Today we give God thanks that Love has come to us and God remembers every family that has lost a child, every family that is celebrating Christmas for the first time with an empty chair at the table, every family that has one of its members deployed and far away from home.
Herod’s murder of the infants of Bethlehem is part of the Christmas story reminds us that Jesus was born in order to die so that we all might be with God forever and be reunited with one another forever.
Because of God’s protection through Joseph and Mary, Jesus escapes Herod’s grasp and finds his way safely to Nazareth so that he can grow up to teach and heal and restore the world in light of God’s intentions. My guess is that the power-drunk Herod ordered the brutal slaying of these children and went to bed with a sick peacefulness to think he had eliminated the threat to his power.
And when Herod’s son – Herod Antipas – realized that his father had been fooled but he had a chance to eliminate Jesus in Jerusalem by finally cutting off the road to escape, driving Jesus into a corner, pinning Jesus down, and nailing him to a cross, he probably went to bed with a sick peacefulness to think he had really and definitely THIS time eliminated the threat to his power his father couldn’t.
But on Easter morning, like his father, Herod Antipas and all the forces of evil, murder, abuse, and darkness were confounded forever, because God’s song of life sung in Jesus brought him out of the trench dug in the mud, as the fate of humankind was secured in God’s favor.
The love that was born in Bethlehem was reborn to bring God’s presence to every town and city and place.
Christmas and the birth of Christ brings the joy of God-with-us, but we cannot forget the real sufferings of the innocent, the grief of the mourners, the continued abuse of children.
Today children are brutalized through trafficking and abuse and they live in fear of school shootings.
Our own Lutheran Immigration and Refugee Service was founded in 1918 as a way to respond to the post-World War I needs of immigration and refugee resettlement. It set up a Welfare Department with an office for the “rehabilitation and placement of Lutheran refugees” and helped 522 refugees in its first year of operations.
Following the immediate aftermath of WWII, LIRS resettled 30,263 Displaced Persons from Germany and Eastern Europe, and subsequently over the course of the last 80 years, has resettled over a half a million immigrants from Hungary, Cuba, Uganda, Vietnam, Bosnia, Sudan, Burma, Tibet, Afghanistan and Iraq, helping women, men, and children escape violence and abuse and find a new home.
Christmas is the celebration that God has come to be with us.
God came in Christ as a refugee escaping for his life, from Bethlehem to Egypt, to Israel to Galilee, to Jerusalem to the cross, braving the danger, in order to save the life of all humankind.
God is still stepping into the dangerous places of this world. God steps into no-mans-land, that place between enemies that is unoccupied due to our fear and uncertainty.
God steps into the no-mans-land of the politics of our nation and the nations of the world intending to sing a song of peace that we would lay our weapons down and come out to shake hands, to sing together, to be gathered around the small but mighty gifts of bread and wine given for the forgiveness of our sin.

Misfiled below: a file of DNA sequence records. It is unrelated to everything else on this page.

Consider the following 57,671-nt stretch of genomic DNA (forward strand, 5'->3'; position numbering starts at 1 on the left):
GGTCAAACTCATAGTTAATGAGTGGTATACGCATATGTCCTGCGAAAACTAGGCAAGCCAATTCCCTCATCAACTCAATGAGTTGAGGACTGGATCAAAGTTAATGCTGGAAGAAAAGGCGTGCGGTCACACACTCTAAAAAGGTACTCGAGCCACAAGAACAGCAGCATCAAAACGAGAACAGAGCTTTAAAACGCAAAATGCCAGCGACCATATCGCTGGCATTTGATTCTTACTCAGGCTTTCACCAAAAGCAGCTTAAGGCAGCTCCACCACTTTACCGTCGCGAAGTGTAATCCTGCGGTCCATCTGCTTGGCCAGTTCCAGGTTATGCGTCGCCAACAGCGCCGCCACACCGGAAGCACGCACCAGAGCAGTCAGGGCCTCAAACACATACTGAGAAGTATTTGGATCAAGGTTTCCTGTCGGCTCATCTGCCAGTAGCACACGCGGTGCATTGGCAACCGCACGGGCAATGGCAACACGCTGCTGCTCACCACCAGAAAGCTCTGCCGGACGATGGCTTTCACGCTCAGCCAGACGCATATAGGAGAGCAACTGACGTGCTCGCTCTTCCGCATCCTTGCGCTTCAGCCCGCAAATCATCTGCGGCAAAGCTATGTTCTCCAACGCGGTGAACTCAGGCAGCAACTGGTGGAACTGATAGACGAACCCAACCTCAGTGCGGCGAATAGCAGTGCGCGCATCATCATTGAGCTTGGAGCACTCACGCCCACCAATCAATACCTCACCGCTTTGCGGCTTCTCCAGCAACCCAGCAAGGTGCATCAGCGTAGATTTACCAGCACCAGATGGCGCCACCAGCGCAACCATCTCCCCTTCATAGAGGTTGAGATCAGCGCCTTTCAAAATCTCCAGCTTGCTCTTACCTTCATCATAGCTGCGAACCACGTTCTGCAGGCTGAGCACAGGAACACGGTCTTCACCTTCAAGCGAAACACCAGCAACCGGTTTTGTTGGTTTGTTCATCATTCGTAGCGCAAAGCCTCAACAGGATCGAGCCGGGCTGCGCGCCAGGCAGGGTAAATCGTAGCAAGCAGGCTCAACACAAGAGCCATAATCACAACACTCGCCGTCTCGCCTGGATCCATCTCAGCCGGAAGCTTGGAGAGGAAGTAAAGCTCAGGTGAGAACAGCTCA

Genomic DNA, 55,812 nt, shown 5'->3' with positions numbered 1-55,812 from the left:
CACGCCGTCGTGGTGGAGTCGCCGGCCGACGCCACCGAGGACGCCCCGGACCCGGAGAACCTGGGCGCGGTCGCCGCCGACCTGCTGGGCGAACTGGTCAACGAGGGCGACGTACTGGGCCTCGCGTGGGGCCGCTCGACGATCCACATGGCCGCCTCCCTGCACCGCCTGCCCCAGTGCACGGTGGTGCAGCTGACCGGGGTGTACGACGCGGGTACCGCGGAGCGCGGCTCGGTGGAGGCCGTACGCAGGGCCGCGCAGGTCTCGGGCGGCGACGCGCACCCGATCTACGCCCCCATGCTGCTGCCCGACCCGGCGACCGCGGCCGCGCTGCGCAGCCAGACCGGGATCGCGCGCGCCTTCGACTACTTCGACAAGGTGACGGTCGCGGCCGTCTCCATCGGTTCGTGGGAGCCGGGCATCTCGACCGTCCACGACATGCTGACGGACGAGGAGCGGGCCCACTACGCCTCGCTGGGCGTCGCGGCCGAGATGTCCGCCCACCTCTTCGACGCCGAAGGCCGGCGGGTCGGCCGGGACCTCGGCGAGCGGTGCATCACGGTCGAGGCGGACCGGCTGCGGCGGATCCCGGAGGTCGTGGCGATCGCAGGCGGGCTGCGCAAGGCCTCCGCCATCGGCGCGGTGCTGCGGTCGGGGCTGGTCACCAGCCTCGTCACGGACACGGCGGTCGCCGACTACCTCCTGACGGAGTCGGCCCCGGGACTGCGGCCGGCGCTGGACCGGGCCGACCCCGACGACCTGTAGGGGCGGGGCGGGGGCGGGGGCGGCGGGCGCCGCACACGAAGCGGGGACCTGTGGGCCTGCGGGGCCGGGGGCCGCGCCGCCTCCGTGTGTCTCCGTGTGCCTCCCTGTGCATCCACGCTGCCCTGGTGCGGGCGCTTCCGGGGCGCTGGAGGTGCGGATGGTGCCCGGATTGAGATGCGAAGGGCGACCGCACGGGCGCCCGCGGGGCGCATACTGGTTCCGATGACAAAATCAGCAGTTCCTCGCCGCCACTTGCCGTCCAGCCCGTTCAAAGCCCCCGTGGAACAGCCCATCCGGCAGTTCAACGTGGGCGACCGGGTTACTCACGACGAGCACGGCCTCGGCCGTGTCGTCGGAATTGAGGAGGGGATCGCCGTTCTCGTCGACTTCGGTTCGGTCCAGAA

Dietrich Bonhoeffer, the German pastor and Nazi-resistor wrote to the church,
“God has prepared for Himself one great song of praise throughout eternity, and those who enter the community of God join in this song. It is the song that the “morning stars sang together…It is the victory song of the children of Israel after passing through the Red Sea, the Magnificat of Mary after the annunciation, the song of Paul and Silas in the night of prison…and the song of the Lamb” It is the song of the heavenly fellowship.”
We are called to sing the song of Christ’s love.
Not only standing here singing the Christmas eve song of the silent night, forever in this place… because Christmas, after all is about the incarnation – God being in the world- and we are called to be in the world — but singing in our work, in our homes, among our friends, in a new year, in a new decade, singing the song of faith and trust in God’s protection and promise out among the world God loves.
We are called to sing love to power and chant down the Herods and the haters of this world, until no-mans-land is riddled with the weapons that have been thrown down for good and healing and wholeness have come to the lonely, the least, the last and the lost, and to all.
God is singing a song of peace into the world and he has enlisted us to sing in the choir, to put on the baptismal robe, to warm up our voice, to throw our heads back, to sing with gusto, in harmony, the song of Christ’s love which has come.
So together we sing:
Love has come, a light in the darkness!
Love explodes in the Bethlehem skies.
See, all heaven has come to proclaim it.
Hear how their song of joy arises:
Love! Love! Born unto you, a Savior!
Love! Love! Glory to God on high!
Love is born! Come share in the wonder.
Love is God now asleep in the hay.
See the glow in the eyes of His mother.
What is the name her heart is saying?
Love! Love! Love is the name she whispers.
Love! Love! Jesus, Immanuel.
Love has come, He never will leave us!
Love is life everlasting and free.
Love is Jesus within and among us.
Love is the peace our hearts are seeking.
Love! Love! Love is the gift of Christmas.
Love! Love! Praise to You, God on high!